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The Great Rift Valley

The 'Great Rift Valley' is one of the geological wonders of the world, a name given by the British Explorer John Walter Gregory in the late 1800s for the continuos geographic trench that runs from Syria in the north through to Mozambique in the south, a distance of roughly 6,000 kilometres.

The rifting process is the start of an ocean formation. As a valley (such as the Rift Valley) continues to split, it opens up to the oceans, allowing sea water to enter the valley (eg The Red Sea). As the plates continue to spread, the sea widens to form an Ocean.

The modern geological name for the Rift is The East African Rift System or EARS. This system, containing separate, yet related rift and fault systems is an area where tectonic forces are splitting apart an established plate. It is essentially a fracture in the earth's surface that is continuing to widen over time. This 'rifting' will create a 'new' plate to the west, called the Nubian (African) plate; and a smaller plate moving to the east called the Somalian Plate. These two plates are moving away from one another, as well as away from the Arabian Plate to the north. The boundary of these three plates in northern Ethiopia is called the Afar Triple Junction.

Further south, in East Africa, the Rift Valley divides into two - the Western Rift Valley and the Eastern Rift Valley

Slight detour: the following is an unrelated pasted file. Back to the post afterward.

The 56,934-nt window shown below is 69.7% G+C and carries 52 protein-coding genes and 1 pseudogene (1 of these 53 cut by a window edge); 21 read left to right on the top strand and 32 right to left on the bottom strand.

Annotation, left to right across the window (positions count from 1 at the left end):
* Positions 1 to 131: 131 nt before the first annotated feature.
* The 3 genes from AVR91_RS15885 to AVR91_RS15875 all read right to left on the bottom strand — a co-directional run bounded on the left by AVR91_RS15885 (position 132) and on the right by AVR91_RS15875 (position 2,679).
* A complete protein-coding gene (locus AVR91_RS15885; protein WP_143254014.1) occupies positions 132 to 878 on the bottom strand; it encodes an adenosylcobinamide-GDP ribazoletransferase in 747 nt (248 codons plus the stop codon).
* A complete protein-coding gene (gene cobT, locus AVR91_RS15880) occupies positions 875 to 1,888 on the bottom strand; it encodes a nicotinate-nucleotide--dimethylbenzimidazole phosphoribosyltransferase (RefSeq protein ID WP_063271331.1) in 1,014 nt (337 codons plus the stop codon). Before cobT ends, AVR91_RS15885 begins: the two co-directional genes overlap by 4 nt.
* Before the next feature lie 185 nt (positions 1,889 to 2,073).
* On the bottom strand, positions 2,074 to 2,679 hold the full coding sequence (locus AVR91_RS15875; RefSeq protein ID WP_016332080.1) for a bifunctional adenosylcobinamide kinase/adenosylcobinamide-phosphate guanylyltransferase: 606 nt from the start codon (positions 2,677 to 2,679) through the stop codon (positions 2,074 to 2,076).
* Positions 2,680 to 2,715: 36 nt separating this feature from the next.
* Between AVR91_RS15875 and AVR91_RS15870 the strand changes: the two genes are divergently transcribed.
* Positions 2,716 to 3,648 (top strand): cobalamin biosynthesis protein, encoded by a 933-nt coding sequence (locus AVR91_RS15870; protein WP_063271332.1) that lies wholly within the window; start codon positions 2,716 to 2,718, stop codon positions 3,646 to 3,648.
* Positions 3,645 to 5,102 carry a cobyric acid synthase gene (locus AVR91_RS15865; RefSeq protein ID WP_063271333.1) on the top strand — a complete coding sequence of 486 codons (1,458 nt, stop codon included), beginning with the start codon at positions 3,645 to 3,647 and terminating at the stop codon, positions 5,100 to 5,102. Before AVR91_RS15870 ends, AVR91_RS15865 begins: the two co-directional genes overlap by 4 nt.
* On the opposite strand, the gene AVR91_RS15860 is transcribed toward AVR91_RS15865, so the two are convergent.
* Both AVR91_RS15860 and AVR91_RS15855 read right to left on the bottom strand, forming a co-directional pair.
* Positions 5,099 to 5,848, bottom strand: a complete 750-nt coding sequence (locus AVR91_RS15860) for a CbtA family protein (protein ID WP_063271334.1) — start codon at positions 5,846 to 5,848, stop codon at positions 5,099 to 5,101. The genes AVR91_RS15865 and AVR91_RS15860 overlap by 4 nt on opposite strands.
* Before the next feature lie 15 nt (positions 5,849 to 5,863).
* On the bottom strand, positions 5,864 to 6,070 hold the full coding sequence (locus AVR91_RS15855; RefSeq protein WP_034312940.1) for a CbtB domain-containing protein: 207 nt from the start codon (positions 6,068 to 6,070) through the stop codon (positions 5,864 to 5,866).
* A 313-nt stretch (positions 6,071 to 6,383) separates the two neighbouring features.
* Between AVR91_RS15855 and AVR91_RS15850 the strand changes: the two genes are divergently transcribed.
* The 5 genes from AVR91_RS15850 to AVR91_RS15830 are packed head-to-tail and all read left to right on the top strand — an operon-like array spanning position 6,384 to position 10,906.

This whole system comprises of a number of rift features; the oldest and most defined is in the Afar region of Ethiopia, known as the Ethiopian Rift. A series of rifts are also found further south, including the western 'Albertine Rift' which is edged by some of the highest African mountains such as Rwenzoris, Virunga Moutnains, and Mitumba Mountains. This Western Rift in Uganda, containing the East African Great Lakes Albert, Edward, Kivu, and Tanganyika.

Lake Victoria lies in the basin between the Western and Eastern Rift systems.

Lake Baringo - Rift ValleyThe Eastern Rift Valley runs south from Ethiopia, bisecting Kenya in half along a line slightly west of Nairobi, and continues south into Tanzania. The lowest part of the valley floor is near Lake Turkana, where there are no escarpments or valley walls. Heading further south, the cliffs are very evident, over 6,000ft near  Lakes Baringo, Nakuru, Elmentaita and Naivasha. The lakes in the eastern rift are shallow, and have no outlet to the sea leading them to have a high mineral content due to evaporation leaving salts  from the eroded alkaline base rocks behind. Lakes Magadi and Natron have high concentrations of Soda (Sodium Carbonate), Lakes Elmentaita, Bogoria and Nakuru are highly alkaline. This alkalinity is an ideal breeding ground for algae, which in turn provides a food source for a wide variety of birds and fish, including the iconic Lesser and Greater Flamingos.

A number of active and semi-active volcanos are located in the Rift Valley system, including Mt Longonot and Lengai.